by: Illustration by Opsis Architects of Portland - Kemper Way, off City View, will lead into the new Madras Aquatic Center from the east. The center will feature brick-like engineered walls and extensive windows. Bids for the pool will go out in mid-October.

   Nearly two years after voters approved a pool district, as well as funds for construction and operation of pool, members of the Madras Aquatic Center Board of Directors are cautiously optimistic that there are no more major setbacks ahead.
   By mid-October, they plan to go out for bid on the project once again, but this time, they expect to have more than one bidder. When the project went out to bid in May, Robinson Construction of Bend was the only bidder at $8.2 million -- $1.7 million higher than the $6.5 million expected to be used for construction from the $8.1 million bond levy approved by voters in November of 2004.
   Project manager Mike Marino negotiated with the company, but in the end, the MAC board decided to have some of the less important features redesigned by Opsis Architects of Portland to reduce costs, and rebid the project.
   "We haven't touched the pools," said David Evans, board chairman. "There are aesthetic changes, finish changes, but in terms of functionality, it's still the same."
   The main features of the project include a 25-yard long lap pool, to accommodate a future high school swim team; a recreation pool with a water slide and a lazy river; and a 10-person spa on the west end of the building.
   The six-lane lap pool will accommodate flip turns in the 4-foot-deep shallow end and scuba diving lessons in the 12-foot deep end.
   "We all wanted eight lanes, but we had to make some hard choices," said board member Ted Viramonte, explaining that each additional lane costs $150,000. "It won't stop us from having meets; they will be three-day meets rather than two-day meets."
   The aquatic center will be located southwest of Jefferson County Middle School on a 3.5-acre parcel donated by the Bean Foundation. Site preparation has already been completed, Viramonte said, so when a winning bidder is selected by mid-November, "The contractor can go to work immediately."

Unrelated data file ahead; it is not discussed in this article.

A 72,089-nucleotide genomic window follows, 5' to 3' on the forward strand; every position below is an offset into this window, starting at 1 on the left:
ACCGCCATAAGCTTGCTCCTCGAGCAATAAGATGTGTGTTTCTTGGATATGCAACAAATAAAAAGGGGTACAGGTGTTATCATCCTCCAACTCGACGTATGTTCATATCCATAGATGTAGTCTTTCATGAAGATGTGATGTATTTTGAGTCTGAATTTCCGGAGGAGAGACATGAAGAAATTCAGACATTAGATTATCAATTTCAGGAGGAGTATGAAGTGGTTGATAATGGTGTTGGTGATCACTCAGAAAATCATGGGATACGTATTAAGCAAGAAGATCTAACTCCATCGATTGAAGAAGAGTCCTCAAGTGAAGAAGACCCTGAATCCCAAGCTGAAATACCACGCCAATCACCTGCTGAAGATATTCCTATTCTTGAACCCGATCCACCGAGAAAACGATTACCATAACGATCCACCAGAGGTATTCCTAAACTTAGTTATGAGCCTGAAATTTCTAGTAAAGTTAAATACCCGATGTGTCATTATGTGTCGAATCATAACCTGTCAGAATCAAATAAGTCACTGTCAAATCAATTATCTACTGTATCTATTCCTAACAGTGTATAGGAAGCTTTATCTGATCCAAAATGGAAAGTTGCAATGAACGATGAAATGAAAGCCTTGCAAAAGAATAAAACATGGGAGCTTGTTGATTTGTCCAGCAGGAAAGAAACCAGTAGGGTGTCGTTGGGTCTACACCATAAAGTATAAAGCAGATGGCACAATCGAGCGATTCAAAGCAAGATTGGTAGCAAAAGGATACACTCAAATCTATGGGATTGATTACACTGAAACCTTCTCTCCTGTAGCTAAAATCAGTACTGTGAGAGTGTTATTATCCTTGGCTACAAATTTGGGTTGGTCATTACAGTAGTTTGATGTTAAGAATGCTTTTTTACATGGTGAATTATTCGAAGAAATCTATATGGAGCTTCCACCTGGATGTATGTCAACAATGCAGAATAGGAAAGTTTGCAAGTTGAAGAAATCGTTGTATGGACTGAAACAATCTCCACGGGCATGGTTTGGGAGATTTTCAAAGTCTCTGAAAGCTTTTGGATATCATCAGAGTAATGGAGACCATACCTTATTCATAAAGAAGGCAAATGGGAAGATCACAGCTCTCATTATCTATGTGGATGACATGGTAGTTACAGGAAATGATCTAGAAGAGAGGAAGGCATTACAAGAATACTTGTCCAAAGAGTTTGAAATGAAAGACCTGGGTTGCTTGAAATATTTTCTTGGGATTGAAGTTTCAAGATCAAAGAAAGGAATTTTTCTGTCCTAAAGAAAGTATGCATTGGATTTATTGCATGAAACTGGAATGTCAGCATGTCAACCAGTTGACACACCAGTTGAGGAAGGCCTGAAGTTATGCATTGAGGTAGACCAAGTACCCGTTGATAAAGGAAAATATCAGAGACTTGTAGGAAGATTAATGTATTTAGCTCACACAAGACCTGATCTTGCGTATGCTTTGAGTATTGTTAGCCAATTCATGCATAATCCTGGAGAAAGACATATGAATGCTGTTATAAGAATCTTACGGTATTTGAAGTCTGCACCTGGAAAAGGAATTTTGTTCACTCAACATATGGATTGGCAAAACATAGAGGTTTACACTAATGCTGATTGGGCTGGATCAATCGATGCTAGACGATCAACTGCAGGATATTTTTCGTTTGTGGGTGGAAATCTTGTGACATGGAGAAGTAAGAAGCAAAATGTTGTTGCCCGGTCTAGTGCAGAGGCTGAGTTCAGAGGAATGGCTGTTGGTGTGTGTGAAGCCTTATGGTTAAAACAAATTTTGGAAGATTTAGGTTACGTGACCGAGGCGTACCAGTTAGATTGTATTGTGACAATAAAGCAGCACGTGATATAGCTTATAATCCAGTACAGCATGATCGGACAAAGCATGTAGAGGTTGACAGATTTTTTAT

The process of getting a pool district up and running -- with legal counsel, by-laws, a project manager -- and then selling bonds, selecting an architectural firm, and hiring a manager for the aquatic center has been fraught with unexpected difficulties.
   "It has been harder than any of us thought it would be," said Evans, noting that the five-member board has met as frequently as once a week, depending on what needed to be done. "We've got a good, strong board that's very committed."
   On Sept. 14, the board signed a contract with Robert DeSilva, who formerly managed five pools for the parks and recreation department in the Pasadena, Calif. area. As the pool manager, DeSilva will begin work Nov. 1 to set up policies and procedures, arrange for lifeguard training, and plan programming for the pool.
   The board hopes that the new bidding process will yield a successful bidder who can construct the aquatic center over the next year. Originally scheduled for completion in March of 2007, the new timeline will have the MAC finished by next fall.
   "It's been a very frustrating endeavor for everybody," said Evans. "We've got a saturated building market and escalating construction costs and we're trying to engineer the best value for the dollar."
   The pools will be low-maintenance Myrtha Pools. The Italian firm pre-engineers modular swimming pool sections out of stainless steel, permanently laminated with a hard, PVC layer.
   "On the rest of the planet, they are the number 1 manufacturer of swimming pools," said Viramonte. Juniper Swim and Fitness Center in Bend has two Myrtha Pools, he pointed out.
   While most of the interior has remained the same, the exterior of the building has been modified to cut costs. "We have much more traditional lines now," Viramonte said, noting that in the previous plans, the walls were cantilevered out.
   The exterior features architecturally-designed concrete masonry walls with a look similar to brick, extensive glass, and cedar planking to accent the walls.
   Energy-saving measures remain a high priority, potentially including solar panels on the south-facing roof, which are expected to cut utility bills significantly, high-efficiency boilers for pool heating, automatic shutoffs for lavoratories, and low-maintenance landscaping. "It's designed with great efficiency in mind," said Evans.
   Evans is confident that the community will be pleased with the end product. "It's better to do it right than fast," he said.
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